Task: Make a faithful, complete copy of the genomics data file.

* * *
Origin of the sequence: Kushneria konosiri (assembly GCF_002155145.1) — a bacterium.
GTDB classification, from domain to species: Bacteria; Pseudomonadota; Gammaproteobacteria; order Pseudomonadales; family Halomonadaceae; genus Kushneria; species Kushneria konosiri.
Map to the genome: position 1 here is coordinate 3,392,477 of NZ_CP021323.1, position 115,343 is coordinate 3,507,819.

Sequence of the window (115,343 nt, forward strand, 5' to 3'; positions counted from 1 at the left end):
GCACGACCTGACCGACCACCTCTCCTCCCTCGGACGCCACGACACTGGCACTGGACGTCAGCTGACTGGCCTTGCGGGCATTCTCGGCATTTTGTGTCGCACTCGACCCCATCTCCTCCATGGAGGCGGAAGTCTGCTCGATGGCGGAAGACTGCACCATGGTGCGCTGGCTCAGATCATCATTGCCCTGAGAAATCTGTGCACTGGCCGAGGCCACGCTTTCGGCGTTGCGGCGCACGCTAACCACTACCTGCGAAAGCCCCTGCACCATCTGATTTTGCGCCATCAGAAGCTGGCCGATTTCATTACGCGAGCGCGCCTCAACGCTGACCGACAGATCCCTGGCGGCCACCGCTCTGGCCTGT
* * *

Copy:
Origin of the sequence: Kushneria konosiri (assembly GCF_002155145.1) — a bacterium.
GTDB classification, from domain to species: Bacteria; Pseudomonadota; Gammaproteobacteria; order Pseudomonadales; family Halomonadaceae; genus Kushneria; species Kushneria konosiri.
Map to the genome: position 1 here is coordinate 3,392,477 of NZ_CP021323.1, position 115,343 is coordinate 3,507,819.

Sequence of the window (115,343 nt, forward strand, 5' to 3'; positions counted from 1 at the left end):
GCACGACCTGACCGACCACCTCTCCTCCCTCGGACGCCACGACACTGGCACTGGACGTCAGCTGACTGGCCTTGCGGGCATTCTCGGCATTTTGTGTCGCACTCGACCCCATCTCCTCCATGGAGGCGGAAGTCTGCTCGATGGCGGAAGACTGCACCATGGTGCGCTGGCTCAGATCATCATTGCCCTGAGAAATCTGTGCACTGGCCGAGGCCACGCTTTCGGCGTTGCGGCGCACGCTAACCACTACCTGCGAAAGCCCCTGCACCATCTGATTTTGCGCCATCAGAAGCTGGCCGATTTCATTACGCGAGCGCGCCTCAACGCTGACCGACAGATCCCTGGCGGCCACCGCTCTGGCCTGT